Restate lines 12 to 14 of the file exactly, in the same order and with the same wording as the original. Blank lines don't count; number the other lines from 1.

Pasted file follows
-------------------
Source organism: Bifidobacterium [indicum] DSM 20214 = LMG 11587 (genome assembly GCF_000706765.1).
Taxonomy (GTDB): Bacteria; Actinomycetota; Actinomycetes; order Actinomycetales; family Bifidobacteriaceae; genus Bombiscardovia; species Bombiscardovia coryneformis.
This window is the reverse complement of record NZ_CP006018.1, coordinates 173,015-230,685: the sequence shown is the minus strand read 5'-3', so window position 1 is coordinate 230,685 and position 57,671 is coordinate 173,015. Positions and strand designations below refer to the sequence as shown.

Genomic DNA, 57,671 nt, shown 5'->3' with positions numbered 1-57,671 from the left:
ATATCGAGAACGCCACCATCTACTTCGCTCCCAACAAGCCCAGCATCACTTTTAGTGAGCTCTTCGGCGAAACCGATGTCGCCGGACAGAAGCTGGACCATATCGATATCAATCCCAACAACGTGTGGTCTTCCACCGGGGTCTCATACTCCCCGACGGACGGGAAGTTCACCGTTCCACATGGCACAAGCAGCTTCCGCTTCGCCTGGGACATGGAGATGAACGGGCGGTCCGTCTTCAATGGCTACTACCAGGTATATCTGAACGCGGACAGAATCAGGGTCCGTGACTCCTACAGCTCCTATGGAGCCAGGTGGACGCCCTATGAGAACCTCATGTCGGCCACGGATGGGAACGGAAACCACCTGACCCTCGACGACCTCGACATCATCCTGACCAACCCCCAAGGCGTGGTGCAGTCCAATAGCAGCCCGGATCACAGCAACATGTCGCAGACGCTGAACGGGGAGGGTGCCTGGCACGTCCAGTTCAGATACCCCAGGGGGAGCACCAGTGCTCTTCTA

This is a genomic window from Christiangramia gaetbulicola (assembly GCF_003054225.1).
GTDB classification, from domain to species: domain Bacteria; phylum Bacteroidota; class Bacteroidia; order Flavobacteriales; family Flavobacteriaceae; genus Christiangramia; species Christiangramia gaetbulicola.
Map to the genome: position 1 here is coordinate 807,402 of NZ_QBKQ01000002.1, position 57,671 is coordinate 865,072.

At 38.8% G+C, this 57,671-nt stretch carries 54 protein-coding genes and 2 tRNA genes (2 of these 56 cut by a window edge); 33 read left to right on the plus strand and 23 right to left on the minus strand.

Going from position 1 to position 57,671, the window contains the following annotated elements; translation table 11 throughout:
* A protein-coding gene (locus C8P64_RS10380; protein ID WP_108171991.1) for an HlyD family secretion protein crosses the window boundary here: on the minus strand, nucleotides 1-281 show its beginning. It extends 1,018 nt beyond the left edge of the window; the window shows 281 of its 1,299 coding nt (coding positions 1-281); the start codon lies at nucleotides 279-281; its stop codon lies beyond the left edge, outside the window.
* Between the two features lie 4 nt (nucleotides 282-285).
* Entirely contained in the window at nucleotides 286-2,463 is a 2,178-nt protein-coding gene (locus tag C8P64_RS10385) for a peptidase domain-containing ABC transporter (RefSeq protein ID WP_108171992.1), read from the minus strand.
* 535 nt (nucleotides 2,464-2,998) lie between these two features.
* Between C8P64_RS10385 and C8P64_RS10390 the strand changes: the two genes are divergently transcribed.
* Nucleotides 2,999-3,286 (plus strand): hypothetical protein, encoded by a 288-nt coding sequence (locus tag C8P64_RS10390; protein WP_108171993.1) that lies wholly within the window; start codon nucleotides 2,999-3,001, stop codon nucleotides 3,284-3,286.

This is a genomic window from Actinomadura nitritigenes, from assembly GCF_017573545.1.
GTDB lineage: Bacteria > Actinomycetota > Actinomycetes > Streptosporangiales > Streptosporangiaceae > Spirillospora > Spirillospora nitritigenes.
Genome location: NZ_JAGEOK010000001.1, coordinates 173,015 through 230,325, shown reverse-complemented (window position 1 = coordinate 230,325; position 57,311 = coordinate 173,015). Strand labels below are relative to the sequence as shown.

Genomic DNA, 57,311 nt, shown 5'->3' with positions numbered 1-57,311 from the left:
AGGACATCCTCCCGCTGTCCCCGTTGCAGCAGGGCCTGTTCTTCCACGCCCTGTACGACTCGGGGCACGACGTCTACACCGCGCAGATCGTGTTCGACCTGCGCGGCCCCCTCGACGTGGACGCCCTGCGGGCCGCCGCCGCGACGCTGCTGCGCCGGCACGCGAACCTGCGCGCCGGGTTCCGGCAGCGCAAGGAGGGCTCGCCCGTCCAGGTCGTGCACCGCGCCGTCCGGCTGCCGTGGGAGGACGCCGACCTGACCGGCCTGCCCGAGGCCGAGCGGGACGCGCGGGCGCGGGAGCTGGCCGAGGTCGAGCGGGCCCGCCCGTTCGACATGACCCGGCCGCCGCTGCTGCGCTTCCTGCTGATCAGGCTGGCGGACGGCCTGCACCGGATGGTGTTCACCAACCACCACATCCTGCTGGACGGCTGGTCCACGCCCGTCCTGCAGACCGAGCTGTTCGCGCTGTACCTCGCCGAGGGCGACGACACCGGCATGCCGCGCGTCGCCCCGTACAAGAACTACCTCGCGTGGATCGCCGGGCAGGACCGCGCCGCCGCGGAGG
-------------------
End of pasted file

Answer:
* Between the two features lie 4 nt (nucleotides 282-285).
* Entirely contained in the window at nucleotides 286-2,463 is a 2,178-nt protein-coding gene (locus tag C8P64_RS10385) for a peptidase domain-containing ABC transporter (RefSeq protein ID WP_108171992.1), read from the minus strand.
* 535 nt (nucleotides 2,464-2,998) lie between these two features.